Mahurin Honors College Capstone Experience/Thesis Projects



Document Type



Sleep plays an essential role throughout the body by affecting the physiological function and regulation of many systems. One of these systems that receives effects as a result of the adequacy of sleep is the immune system. Previous studies have demonstrated effects of sleep fragmentation upon the immune system; however, sexual differences of these effects have not been studied in depth. To analyze these variances amongst the genders, male and female adult mice were subjected to acute sleep fragmentation (SF) for 24 hours in an automated SF cage that includes a bar sweeping across the cage every two minutes. Meanwhile, the control group of male and female adult mice were left undisturbed. Following SF, the brain, spleen, liver, and white adipose tissues of both SF and control groups of mice were collected and stored in RNAlater solution. Total RNA of each of the tissues belonging to the mice were isolated. Additionally, RNA was reverse transcribed into cDNA. Then, gene expression of proinflammatory cytokine IL-1β was assessed using RTPCR with Taqman primer/probes. Results show that female mice exhibited more elevation of IL-1β gene expression in spleen from acute sleep fragmentation compared with males. However, sleep fragmentation did not increase IL- 1β gene expression in liver or white adipose tissue for either sex. Taken together, these data provide more evidence of a sexual difference in immune response with a focus upon obstructive sleep apnea.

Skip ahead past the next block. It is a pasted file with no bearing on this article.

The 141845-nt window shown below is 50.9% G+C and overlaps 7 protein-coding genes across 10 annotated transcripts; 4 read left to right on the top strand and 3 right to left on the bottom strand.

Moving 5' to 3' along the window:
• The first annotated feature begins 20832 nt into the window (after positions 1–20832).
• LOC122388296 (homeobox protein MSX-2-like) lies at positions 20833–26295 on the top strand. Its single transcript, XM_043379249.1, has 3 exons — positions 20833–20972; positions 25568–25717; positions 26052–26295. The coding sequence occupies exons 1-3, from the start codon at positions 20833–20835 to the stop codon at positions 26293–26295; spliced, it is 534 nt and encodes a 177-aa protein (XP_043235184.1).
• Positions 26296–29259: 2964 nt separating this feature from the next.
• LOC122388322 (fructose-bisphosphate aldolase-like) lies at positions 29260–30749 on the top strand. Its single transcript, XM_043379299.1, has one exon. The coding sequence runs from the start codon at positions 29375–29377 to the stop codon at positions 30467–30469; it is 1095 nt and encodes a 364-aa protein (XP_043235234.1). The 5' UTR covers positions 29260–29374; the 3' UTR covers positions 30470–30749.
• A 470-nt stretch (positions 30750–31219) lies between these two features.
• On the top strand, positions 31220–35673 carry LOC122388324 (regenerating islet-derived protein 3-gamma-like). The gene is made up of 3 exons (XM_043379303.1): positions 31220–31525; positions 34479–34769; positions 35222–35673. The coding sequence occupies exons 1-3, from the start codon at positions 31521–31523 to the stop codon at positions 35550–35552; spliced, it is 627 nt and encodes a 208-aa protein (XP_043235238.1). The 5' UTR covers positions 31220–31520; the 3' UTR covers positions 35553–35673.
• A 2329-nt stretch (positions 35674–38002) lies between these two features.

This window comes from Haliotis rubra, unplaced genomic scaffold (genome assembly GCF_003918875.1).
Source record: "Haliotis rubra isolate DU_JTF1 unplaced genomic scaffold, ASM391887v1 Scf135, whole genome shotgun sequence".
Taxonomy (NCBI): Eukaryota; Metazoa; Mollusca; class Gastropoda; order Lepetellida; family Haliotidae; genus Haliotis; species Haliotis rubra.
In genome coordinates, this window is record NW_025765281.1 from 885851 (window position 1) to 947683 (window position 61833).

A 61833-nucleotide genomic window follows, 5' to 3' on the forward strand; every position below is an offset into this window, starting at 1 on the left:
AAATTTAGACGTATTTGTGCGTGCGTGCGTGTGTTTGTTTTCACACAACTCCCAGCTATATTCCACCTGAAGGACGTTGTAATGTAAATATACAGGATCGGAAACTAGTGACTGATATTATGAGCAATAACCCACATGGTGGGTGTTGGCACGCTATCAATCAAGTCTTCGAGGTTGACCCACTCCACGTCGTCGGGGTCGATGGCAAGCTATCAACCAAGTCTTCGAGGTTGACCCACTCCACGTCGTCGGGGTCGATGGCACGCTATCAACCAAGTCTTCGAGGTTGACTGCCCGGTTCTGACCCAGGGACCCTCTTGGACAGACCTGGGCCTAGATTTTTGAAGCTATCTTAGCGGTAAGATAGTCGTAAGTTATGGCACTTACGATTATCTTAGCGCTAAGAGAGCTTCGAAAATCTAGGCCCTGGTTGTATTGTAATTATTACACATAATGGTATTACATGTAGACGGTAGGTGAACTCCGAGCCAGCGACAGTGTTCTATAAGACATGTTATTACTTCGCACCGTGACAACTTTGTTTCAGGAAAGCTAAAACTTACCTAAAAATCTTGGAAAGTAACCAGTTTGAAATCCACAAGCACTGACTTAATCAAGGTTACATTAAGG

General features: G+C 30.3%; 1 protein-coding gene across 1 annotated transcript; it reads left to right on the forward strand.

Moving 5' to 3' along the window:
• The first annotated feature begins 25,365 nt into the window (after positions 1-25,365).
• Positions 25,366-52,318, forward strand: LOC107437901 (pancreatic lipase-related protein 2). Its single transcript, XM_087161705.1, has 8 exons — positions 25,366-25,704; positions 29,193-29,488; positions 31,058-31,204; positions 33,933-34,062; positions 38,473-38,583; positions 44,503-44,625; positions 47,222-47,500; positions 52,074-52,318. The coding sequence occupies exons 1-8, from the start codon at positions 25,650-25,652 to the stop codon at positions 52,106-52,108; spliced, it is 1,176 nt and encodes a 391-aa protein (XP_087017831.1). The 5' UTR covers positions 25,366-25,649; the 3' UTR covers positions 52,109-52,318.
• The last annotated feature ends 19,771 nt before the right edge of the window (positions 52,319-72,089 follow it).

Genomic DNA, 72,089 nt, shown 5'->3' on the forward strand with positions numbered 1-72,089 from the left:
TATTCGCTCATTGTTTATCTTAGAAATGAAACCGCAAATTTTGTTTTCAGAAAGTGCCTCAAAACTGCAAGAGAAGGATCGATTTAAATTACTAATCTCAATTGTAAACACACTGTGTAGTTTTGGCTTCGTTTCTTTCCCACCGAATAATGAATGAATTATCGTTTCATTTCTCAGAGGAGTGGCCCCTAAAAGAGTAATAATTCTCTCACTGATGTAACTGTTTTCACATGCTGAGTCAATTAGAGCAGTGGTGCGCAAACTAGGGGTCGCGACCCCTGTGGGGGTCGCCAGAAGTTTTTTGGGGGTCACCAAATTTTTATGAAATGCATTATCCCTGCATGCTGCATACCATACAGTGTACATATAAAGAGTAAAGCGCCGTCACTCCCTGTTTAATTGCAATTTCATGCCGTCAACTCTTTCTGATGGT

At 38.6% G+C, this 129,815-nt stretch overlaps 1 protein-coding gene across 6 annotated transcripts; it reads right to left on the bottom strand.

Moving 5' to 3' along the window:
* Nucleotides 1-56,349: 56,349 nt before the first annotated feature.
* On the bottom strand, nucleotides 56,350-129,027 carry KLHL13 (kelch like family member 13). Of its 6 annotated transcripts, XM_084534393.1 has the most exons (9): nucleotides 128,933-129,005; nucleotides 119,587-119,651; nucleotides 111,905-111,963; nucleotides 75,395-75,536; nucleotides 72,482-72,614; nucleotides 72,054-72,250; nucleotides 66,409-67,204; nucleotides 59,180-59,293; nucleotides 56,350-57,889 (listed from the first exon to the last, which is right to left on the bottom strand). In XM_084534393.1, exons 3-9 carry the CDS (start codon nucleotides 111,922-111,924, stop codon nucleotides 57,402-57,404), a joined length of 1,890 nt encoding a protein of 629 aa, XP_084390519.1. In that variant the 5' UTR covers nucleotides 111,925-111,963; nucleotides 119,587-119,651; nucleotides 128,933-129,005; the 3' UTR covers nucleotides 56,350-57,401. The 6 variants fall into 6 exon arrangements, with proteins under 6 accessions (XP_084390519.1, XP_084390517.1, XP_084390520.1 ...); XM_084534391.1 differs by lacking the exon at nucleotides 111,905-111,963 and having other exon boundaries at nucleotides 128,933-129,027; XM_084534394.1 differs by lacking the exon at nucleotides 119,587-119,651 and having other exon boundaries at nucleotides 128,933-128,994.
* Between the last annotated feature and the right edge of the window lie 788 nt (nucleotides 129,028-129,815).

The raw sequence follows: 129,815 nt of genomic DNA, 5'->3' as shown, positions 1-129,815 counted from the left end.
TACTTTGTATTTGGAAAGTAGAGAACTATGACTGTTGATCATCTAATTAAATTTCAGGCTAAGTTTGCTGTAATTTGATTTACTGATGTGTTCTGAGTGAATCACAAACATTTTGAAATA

Advisor(s) or Committee Chair

Noah Ashley, Ph.D.


Biology | Endocrinology, Diabetes, and Metabolism | Immunology and Infectious Disease | Physiology